Detailed assessment of isotope ratio infrared spectroscopy and isotope ratio mass spectrometry for the stable isotope analysis of plant and soil waters
Article first published online: 26 SEP 2011
Copyright © 2011 John Wiley & Sons, Ltd.
Rapid Communications in Mass Spectrometry
Volume 25, Issue 20, pages 3071–3082, 30 October 2011
How to Cite
Zhao, L., Xiao, H., Zhou, J., Wang, L., Cheng, G., Zhou, M., Yin, L. and McCabe, M. F. (2011), Detailed assessment of isotope ratio infrared spectroscopy and isotope ratio mass spectrometry for the stable isotope analysis of plant and soil waters. Rapid Commun. Mass Spectrom., 25: 3071–3082. doi: 10.1002/rcm.5204
- Issue published online: 13 SEP 2011
- Article first published online: 26 SEP 2011
- Manuscript Accepted: 17 JUL 2011
- Manuscript Revised: 14 JUL 2011
- Manuscript Received: 18 MAY 2011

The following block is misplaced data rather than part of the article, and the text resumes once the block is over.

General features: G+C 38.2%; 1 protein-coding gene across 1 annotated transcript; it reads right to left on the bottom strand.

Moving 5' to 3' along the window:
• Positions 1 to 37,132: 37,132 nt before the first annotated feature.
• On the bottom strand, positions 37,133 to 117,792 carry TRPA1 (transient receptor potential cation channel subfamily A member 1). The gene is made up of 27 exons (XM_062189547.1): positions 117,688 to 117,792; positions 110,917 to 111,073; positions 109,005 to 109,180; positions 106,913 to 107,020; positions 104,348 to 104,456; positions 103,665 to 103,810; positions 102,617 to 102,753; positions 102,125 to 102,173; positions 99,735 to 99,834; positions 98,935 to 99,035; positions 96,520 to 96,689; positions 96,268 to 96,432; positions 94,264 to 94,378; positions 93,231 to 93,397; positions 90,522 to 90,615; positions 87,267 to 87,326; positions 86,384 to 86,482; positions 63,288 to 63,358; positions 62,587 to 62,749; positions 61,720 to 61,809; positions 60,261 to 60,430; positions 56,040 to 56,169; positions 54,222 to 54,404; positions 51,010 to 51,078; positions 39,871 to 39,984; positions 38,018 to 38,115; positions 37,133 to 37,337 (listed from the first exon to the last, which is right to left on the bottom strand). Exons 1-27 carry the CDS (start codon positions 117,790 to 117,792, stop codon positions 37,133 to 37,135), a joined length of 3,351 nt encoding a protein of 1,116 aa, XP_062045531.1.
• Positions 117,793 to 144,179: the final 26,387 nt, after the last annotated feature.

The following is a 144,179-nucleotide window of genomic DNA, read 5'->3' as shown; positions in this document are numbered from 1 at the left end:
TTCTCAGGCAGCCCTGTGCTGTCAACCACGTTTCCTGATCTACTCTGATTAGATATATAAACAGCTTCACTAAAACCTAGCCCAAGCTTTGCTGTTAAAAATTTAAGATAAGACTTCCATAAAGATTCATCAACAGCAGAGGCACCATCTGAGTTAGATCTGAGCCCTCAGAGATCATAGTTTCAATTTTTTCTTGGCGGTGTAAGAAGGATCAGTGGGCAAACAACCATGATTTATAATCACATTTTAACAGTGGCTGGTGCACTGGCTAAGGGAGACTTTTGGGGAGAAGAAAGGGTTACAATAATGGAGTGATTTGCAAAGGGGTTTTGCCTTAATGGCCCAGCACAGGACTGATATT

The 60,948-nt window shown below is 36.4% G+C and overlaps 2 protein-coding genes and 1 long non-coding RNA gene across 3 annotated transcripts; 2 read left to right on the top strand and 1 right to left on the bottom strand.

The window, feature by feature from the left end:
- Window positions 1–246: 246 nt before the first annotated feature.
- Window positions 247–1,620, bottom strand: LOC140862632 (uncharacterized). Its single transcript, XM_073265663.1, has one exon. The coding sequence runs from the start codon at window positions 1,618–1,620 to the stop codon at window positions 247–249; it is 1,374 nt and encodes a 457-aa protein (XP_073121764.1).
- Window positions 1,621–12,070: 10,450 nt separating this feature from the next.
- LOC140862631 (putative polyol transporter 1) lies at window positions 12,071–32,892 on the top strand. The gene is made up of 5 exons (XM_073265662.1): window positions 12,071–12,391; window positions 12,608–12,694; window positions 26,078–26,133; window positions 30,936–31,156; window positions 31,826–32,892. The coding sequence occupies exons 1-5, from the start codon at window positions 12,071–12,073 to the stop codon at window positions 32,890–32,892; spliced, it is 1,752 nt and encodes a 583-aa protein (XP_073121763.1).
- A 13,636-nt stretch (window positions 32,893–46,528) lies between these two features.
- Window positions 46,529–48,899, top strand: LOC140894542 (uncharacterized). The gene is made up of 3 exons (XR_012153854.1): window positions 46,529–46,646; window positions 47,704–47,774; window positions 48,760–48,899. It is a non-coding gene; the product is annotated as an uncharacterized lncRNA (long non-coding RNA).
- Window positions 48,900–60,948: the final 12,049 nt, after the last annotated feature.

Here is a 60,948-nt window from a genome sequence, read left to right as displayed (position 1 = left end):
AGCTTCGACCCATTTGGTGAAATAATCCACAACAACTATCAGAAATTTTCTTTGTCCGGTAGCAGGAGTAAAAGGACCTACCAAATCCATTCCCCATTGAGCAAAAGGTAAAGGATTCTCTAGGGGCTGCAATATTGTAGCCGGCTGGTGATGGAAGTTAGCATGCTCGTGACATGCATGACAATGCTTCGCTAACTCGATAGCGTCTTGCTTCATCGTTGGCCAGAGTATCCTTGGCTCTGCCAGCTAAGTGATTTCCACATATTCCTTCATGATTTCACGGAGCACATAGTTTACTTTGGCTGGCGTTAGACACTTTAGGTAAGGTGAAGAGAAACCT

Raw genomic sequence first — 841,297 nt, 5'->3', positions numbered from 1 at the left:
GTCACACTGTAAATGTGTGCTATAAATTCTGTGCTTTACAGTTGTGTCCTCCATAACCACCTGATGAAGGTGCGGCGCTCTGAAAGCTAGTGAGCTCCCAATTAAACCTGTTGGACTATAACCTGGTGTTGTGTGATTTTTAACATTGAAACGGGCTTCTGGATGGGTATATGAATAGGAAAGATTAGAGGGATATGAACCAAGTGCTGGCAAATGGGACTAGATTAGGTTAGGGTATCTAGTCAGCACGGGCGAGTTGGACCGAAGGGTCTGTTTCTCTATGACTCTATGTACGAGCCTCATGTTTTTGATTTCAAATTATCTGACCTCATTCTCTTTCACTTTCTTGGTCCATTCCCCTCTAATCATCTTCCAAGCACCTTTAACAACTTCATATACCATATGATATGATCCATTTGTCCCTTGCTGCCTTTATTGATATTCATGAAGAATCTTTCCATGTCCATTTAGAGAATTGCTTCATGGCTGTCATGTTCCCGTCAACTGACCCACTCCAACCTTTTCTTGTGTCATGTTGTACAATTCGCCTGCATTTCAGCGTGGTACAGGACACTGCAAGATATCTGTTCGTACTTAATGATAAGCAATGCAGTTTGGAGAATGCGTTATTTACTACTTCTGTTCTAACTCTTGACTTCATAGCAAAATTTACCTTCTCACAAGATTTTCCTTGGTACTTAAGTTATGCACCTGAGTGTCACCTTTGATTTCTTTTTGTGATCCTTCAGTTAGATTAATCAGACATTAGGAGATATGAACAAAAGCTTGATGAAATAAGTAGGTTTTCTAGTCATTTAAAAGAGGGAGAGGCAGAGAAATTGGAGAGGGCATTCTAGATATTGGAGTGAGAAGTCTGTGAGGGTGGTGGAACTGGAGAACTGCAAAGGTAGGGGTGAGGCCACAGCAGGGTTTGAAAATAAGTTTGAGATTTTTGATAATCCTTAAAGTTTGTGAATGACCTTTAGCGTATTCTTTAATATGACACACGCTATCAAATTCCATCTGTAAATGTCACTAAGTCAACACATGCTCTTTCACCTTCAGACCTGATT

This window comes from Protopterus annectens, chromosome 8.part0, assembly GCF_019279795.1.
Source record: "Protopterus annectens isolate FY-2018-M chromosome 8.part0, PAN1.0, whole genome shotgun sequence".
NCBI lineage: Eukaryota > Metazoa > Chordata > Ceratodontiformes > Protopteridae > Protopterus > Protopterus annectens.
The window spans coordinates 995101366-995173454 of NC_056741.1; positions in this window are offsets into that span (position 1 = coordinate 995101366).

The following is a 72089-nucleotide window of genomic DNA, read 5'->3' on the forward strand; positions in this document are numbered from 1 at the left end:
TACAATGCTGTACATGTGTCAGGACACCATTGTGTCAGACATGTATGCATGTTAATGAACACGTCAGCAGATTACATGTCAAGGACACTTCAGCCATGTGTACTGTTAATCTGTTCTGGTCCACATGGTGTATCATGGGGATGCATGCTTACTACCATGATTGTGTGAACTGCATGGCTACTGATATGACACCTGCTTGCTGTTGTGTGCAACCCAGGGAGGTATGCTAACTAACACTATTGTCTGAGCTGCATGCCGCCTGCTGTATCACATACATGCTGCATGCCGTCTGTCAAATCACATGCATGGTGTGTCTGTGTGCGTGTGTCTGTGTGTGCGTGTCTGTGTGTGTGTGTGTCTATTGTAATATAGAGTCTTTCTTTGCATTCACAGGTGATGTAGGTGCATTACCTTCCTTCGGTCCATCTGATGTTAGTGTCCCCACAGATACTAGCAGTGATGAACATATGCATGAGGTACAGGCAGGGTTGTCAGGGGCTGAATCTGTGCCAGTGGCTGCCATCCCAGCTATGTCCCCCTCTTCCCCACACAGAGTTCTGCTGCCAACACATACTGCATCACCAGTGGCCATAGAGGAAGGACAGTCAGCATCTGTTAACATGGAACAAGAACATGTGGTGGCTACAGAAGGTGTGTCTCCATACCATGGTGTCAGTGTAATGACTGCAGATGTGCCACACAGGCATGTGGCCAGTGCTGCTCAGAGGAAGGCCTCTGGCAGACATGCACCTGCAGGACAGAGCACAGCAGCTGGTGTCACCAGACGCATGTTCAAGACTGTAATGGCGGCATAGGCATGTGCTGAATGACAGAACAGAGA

As an alternative to isotope ratio mass spectrometry (IRMS), the isotope ratio infrared spectroscopy (IRIS) approach has the advantage of low cost, continuous measurement and the capacity for field-based application for the analysis of the stable isotopes of water. Recent studies have indicated that there are potential issues of organic contamination of the spectral signal in the IRIS method, resulting in incorrect results for leaf samples. To gain a more thorough understanding of the effects of sample type (e.g., leaf, root, stem and soil), sample species, sampling time and climatic condition (dry vs. wet) on water isotope estimates using IRIS, we collected soil samples and plant components from a number of major species at a fine temporal resolution (every 2 h for 24–48 h) across three locations with different climatic conditions in the Heihe River Basin, China. The hydrogen and oxygen isotopic compositions of the extracted water from these samples were measured using both an IRMS and an IRIS instrument. The results show that the mean discrepancies between the IRMS and IRIS approaches for δ18O and δD, respectively, were: –5.6‰ and −75.7‰ for leaf water; –4.0‰ and −23.3‰ for stem water; –3.4‰ and −28.2‰ for root water; −0.5‰ and –6.7‰ for xylem water; –0.06‰ and −0.3‰ for xylem flow; and −0.1‰ and 0.3‰ for soil water. The order of the discrepancy was: leaf > stem ≈ root > xylem > xylem flow ≈ soil. In general, species of the same functional types (e.g., woody vs. herbaceous) within similar habitats showed similar deviations. For different functional types, the differences were large. Sampling at nighttime did not remove the observed deviations. Copyright © 2011 John Wiley & Sons, Ltd.